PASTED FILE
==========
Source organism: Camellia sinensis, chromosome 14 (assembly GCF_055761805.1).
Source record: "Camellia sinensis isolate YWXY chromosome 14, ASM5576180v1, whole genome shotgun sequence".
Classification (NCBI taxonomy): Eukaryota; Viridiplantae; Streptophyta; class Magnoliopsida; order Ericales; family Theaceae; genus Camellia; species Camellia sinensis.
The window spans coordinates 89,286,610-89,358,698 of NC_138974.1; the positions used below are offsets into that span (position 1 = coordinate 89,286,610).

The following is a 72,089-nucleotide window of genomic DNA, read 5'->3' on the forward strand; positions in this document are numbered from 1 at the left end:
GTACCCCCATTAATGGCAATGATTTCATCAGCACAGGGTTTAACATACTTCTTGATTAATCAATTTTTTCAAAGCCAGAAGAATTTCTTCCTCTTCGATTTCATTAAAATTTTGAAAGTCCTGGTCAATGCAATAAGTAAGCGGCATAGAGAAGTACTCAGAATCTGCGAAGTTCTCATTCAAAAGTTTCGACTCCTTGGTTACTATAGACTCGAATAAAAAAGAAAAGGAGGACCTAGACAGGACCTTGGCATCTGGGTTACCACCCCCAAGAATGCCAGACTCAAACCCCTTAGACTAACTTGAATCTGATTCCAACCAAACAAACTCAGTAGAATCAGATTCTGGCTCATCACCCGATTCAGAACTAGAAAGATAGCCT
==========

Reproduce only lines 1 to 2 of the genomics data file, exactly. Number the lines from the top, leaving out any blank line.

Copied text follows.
Source organism: Camellia sinensis, chromosome 14 (assembly GCF_055761805.1).
Source record: "Camellia sinensis isolate YWXY chromosome 14, ASM5576180v1, whole genome shotgun sequence".